Zach's Corner Store

Why Chatham’s low unemployment rate is misleading

BY ZACHARY HORNER, News + Record Staff
Posted 9/13/19

No one is going to complain about a low unemployment rate. No one wants to complain about it. But as people involved in Chatham’s economy on a day-to-day basis will tell you, and the numbers indicate, that doesn’t mean Chatham is necessarily in good shape when it comes to jobs — and for several reasons.

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Zach's Corner Store

Why Chatham’s low unemployment rate is misleading

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Posted

No one is going to complain about a low unemployment rate. No one wants to complain about it.

A relatively low rate can mean a lot of things, but mainly this: the vast majority of people wanting to work are working. Chatham is no different. In the most recent data from the N.C. Dept. of Commerce, 34,614 Chatham residents have some form of employment, the highest number in the last five years. That accounts for 3.8 percent unemployment, lower than the state rate (4.4 percent), tied for the sixth-lowest in the state and matching Wake for the lowest in the central North Carolina area.

But as people involved in Chatham’s economy on a day-to-day basis will tell you, and the numbers indicate, that doesn’t mean Chatham is necessarily in good shape when it comes to jobs — and for several reasons.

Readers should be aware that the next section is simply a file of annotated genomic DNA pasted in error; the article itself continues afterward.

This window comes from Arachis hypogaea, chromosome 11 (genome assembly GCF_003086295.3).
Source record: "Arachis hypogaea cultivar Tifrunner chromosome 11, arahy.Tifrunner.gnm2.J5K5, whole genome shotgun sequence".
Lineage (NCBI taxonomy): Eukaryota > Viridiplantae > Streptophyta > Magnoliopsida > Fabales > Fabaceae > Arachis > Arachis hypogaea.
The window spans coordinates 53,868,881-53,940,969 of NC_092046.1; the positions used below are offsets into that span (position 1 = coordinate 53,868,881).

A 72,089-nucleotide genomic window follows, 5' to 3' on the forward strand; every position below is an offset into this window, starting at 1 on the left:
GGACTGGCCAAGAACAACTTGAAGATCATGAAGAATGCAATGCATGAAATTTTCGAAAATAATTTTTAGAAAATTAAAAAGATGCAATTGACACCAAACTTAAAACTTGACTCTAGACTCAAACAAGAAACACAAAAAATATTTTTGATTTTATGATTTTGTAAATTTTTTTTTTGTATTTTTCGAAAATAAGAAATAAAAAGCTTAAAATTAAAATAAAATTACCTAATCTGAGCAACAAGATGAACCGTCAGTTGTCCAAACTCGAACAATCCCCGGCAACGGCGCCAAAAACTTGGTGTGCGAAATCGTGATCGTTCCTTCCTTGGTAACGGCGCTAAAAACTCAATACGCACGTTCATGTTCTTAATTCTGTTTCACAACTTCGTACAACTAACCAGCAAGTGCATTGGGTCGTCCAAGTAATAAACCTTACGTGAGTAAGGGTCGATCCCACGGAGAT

First of all, more than 60 percent of Chatham’s employed leave the county to go to work, according to the 2018 Chatham County Community Assessment (CCCA), with an average drive time of 27 minutes. The assessment also said 8.6 percent of residents travel an hour or more to work.

This means that, while these people are employed, some of the fruits of their labor doesn’t directly come back into the county. While property taxes and a lot of expenses like home and rental payments are made in the county, both fiscal and social capital get spent elsewhere. This is a concern for Alyssa Byrd, president of the Chatham Economic Developmnent Corporation.

“They lose an element of their social infrastructure from not working here,” she said, referencing participation in civic clubs and shopping at local grocery stores and filling their cars at local gas stations.

Secondly, even the people that do work here don’t necessarily make enough to make a good living. According to the Department of Commerce, the average hourly wage in Chatham last year was $18.75. According to the Massachusetts Institute of Technology’s living wage calculator, an adult with one child in Chatham must earn a living wage of $24.84 per hour to support their family. That’s a more than six-dollar difference.

But what about the median household income being so high? Yes, Chatham has one of the highest in the state at $59,684 a year, and 29.3 percent of households make $100,000 or more per year. But 10.7 percent earn less than $15,000 every 12 months. The CCCA referenced focus group participation in its assessment of the data.